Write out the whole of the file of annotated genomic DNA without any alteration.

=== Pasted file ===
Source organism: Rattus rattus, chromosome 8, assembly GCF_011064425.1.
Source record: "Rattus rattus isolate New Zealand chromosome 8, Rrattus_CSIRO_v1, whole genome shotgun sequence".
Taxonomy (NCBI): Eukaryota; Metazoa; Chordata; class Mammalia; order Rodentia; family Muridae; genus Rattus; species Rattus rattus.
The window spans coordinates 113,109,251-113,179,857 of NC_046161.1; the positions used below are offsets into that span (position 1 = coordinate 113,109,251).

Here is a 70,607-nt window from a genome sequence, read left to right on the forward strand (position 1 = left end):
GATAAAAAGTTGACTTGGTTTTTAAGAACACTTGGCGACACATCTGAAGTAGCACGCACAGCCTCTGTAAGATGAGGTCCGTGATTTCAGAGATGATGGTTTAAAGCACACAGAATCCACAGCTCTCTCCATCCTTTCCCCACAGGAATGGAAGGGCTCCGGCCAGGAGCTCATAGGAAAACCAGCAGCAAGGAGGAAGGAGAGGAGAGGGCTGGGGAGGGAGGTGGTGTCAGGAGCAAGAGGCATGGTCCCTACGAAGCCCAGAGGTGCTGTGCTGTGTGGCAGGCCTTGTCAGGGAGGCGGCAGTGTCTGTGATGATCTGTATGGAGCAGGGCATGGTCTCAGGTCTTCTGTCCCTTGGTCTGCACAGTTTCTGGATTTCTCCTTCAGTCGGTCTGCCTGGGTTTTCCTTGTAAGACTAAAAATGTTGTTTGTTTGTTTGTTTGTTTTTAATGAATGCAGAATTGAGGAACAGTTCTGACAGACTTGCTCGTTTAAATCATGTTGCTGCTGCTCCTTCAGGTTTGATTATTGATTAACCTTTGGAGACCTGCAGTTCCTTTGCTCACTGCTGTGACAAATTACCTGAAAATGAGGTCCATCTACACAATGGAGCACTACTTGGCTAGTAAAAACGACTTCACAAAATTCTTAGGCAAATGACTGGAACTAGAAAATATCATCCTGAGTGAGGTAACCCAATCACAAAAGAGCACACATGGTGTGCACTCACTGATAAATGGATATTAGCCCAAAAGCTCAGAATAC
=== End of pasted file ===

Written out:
Source organism: Rattus rattus, chromosome 8, assembly GCF_011064425.1.
Source record: "Rattus rattus isolate New Zealand chromosome 8, Rrattus_CSIRO_v1, whole genome shotgun sequence".
Taxonomy (NCBI): Eukaryota; Metazoa; Chordata; class Mammalia; order Rodentia; family Muridae; genus Rattus; species Rattus rattus.
The window spans coordinates 113,109,251-113,179,857 of NC_046161.1; the positions used below are offsets into that span (position 1 = coordinate 113,109,251).

Here is a 70,607-nt window from a genome sequence, read left to right on the forward strand (position 1 = left end):
GATAAAAAGTTGACTTGGTTTTTAAGAACACTTGGCGACACATCTGAAGTAGCACGCACAGCCTCTGTAAGATGAGGTCCGTGATTTCAGAGATGATGGTTTAAAGCACACAGAATCCACAGCTCTCTCCATCCTTTCCCCACAGGAATGGAAGGGCTCCGGCCAGGAGCTCATAGGAAAACCAGCAGCAAGGAGGAAGGAGAGGAGAGGGCTGGGGAGGGAGGTGGTGTCAGGAGCAAGAGGCATGGTCCCTACGAAGCCCAGAGGTGCTGTGCTGTGTGGCAGGCCTTGTCAGGGAGGCGGCAGTGTCTGTGATGATCTGTATGGAGCAGGGCATGGTCTCAGGTCTTCTGTCCCTTGGTCTGCACAGTTTCTGGATTTCTCCTTCAGTCGGTCTGCCTGGGTTTTCCTTGTAAGACTAAAAATGTTGTTTGTTTGTTTGTTTGTTTTTAATGAATGCAGAATTGAGGAACAGTTCTGACAGACTTGCTCGTTTAAATCATGTTGCTGCTGCTCCTTCAGGTTTGATTATTGATTAACCTTTGGAGACCTGCAGTTCCTTTGCTCACTGCTGTGACAAATTACCTGAAAATGAGGTCCATCTACACAATGGAGCACTACTTGGCTAGTAAAAACGACTTCACAAAATTCTTAGGCAAATGACTGGAACTAGAAAATATCATCCTGAGTGAGGTAACCCAATCACAAAAGAGCACACATGGTGTGCACTCACTGATAAATGGATATTAGCCCAAAAGCTCAGAATAC